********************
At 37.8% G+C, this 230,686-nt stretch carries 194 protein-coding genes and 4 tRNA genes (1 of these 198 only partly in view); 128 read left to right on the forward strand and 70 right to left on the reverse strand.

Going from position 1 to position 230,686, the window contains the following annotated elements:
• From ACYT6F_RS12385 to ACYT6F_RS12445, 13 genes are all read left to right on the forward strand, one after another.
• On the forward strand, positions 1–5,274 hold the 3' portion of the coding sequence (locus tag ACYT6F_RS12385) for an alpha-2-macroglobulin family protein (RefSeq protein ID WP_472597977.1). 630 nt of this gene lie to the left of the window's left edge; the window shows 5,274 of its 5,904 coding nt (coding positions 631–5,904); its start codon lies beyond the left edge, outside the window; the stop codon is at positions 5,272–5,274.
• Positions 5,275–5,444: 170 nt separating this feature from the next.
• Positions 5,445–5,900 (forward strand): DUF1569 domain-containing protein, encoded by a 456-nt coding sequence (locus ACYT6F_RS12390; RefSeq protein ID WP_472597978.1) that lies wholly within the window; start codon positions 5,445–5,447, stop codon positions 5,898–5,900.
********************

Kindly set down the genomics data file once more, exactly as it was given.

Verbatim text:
At 37.8% G+C, this 230,686-nt stretch carries 194 protein-coding genes and 4 tRNA genes (1 of these 198 only partly in view); 128 read left to right on the forward strand and 70 right to left on the reverse strand.

Going from position 1 to position 230,686, the window contains the following annotated elements:
• From ACYT6F_RS12385 to ACYT6F_RS12445, 13 genes are all read left to right on the forward strand, one after another.
• On the forward strand, positions 1–5,274 hold the 3' portion of the coding sequence (locus tag ACYT6F_RS12385) for an alpha-2-macroglobulin family protein (RefSeq protein ID WP_472597977.1). 630 nt of this gene lie to the left of the window's left edge; the window shows 5,274 of its 5,904 coding nt (coding positions 631–5,904); its start codon lies beyond the left edge, outside the window; the stop codon is at positions 5,272–5,274.
• Positions 5,275–5,444: 170 nt separating this feature from the next.
• Positions 5,445–5,900 (forward strand): DUF1569 domain-containing protein, encoded by a 456-nt coding sequence (locus ACYT6F_RS12390; RefSeq protein ID WP_472597978.1) that lies wholly within the window; start codon positions 5,445–5,447, stop codon positions 5,898–5,900.